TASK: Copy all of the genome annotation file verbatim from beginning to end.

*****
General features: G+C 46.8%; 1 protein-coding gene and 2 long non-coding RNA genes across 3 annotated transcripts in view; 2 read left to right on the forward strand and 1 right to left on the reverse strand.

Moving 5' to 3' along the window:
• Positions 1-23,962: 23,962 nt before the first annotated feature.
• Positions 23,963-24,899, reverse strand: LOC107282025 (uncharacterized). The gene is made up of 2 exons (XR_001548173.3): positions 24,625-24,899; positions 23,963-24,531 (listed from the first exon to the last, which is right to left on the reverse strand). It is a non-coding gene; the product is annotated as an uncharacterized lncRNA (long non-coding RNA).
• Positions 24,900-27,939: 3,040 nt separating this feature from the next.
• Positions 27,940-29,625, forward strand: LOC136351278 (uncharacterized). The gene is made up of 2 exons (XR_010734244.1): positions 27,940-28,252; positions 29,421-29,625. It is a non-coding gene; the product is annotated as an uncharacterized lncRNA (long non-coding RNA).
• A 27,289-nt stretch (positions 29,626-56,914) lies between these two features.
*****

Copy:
General features: G+C 46.8%; 1 protein-coding gene and 2 long non-coding RNA genes across 3 annotated transcripts in view; 2 read left to right on the forward strand and 1 right to left on the reverse strand.

Moving 5' to 3' along the window:
• Positions 1-23,962: 23,962 nt before the first annotated feature.
• Positions 23,963-24,899, reverse strand: LOC107282025 (uncharacterized). The gene is made up of 2 exons (XR_001548173.3): positions 24,625-24,899; positions 23,963-24,531 (listed from the first exon to the last, which is right to left on the reverse strand). It is a non-coding gene; the product is annotated as an uncharacterized lncRNA (long non-coding RNA).
• Positions 24,900-27,939: 3,040 nt separating this feature from the next.
• Positions 27,940-29,625, forward strand: LOC136351278 (uncharacterized). The gene is made up of 2 exons (XR_010734244.1): positions 27,940-28,252; positions 29,421-29,625. It is a non-coding gene; the product is annotated as an uncharacterized lncRNA (long non-coding RNA).
• A 27,289-nt stretch (positions 29,626-56,914) lies between these two features.